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Old 06-24-2017, 02:48 PM
Art Freas Art Freas is offline
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Strain, Anneal, and Melting points

Can anyone point me to a good write up on what the difference between the annealing point and strain point and how that affects the temp you set your annealer to? In the change from Sys 96 to New Sys 96 the annealing point and the strain and annealing points have gone up about 8 degrees. Our annealers have never been set to the Sys 96 annealing point and I know none of the fusers anneal at the annealing point. Would it make sense to do the annealing test with the cane assuming my starting point as 8 degrees higher then current?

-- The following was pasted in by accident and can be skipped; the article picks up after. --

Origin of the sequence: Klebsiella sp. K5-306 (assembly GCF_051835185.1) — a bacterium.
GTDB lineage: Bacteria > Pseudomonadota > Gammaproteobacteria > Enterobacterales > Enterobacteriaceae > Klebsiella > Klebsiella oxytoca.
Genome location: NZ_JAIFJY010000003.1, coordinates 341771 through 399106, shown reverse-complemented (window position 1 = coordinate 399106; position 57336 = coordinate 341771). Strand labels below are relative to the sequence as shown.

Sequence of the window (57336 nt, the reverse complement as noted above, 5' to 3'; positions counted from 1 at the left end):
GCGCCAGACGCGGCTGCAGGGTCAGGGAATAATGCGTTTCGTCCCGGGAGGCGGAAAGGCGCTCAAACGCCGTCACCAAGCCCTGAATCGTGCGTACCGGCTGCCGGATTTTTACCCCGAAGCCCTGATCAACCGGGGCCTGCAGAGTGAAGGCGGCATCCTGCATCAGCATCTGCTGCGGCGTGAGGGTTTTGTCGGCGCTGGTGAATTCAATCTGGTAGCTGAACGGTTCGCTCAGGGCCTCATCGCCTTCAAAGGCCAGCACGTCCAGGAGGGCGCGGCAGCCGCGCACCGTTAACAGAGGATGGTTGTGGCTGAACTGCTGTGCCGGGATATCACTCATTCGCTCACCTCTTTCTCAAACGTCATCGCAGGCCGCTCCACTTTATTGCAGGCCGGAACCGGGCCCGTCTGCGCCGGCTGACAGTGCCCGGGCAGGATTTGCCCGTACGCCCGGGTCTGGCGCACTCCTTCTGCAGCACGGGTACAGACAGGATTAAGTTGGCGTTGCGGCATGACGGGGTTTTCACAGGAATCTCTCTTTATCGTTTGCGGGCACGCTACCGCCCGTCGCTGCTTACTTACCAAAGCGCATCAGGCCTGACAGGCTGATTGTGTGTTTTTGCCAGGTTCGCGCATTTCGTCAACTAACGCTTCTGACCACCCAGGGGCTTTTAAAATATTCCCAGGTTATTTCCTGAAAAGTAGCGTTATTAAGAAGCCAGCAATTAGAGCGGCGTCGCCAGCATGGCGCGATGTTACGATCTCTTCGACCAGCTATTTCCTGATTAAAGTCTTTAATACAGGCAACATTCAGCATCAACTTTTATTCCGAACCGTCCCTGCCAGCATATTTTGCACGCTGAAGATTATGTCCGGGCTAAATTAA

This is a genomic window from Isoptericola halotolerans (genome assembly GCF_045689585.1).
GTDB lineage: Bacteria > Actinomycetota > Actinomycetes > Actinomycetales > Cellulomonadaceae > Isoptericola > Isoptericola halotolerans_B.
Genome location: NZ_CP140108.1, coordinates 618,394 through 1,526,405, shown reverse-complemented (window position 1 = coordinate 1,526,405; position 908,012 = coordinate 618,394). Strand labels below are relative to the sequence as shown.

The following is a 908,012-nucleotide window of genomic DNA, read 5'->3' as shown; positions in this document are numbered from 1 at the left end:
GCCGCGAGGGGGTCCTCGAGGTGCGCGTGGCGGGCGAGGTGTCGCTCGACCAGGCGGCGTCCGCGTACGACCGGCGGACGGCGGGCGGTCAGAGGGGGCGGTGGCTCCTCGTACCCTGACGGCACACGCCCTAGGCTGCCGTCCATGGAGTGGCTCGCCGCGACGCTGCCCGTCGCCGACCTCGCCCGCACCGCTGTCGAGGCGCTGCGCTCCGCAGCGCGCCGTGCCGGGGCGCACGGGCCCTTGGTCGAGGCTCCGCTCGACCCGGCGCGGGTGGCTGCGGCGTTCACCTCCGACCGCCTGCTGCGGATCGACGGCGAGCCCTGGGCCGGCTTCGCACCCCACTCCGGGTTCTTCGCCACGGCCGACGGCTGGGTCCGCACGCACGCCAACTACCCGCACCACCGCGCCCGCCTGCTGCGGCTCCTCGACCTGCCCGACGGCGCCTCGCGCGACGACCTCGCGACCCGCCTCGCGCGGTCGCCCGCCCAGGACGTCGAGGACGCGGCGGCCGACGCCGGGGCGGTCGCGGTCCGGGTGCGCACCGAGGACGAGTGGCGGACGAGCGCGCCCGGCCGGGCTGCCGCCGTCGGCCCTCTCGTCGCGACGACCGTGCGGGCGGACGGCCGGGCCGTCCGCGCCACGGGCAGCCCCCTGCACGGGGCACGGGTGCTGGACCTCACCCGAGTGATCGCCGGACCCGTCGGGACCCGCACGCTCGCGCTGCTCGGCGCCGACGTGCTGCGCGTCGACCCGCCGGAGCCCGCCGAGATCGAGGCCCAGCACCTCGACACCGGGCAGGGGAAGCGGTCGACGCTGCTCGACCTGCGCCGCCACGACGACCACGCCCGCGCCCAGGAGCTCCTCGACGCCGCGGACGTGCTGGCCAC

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Old 06-24-2017, 04:06 PM
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Pete VanderLaan Pete VanderLaan is offline
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There is no annealing point. There's an annealing range. Beyond the top of the range is softening glass. At the bottom of the range no further relaxation of strain can occur. Thickness of the ware will play hell on you but the higher in the range, the faster you can relax the strain in the work. Below Strain point, at the bottom of the range no further annealing can happen. At that point, you are now trying to get it to room temperature without thermal shocking it.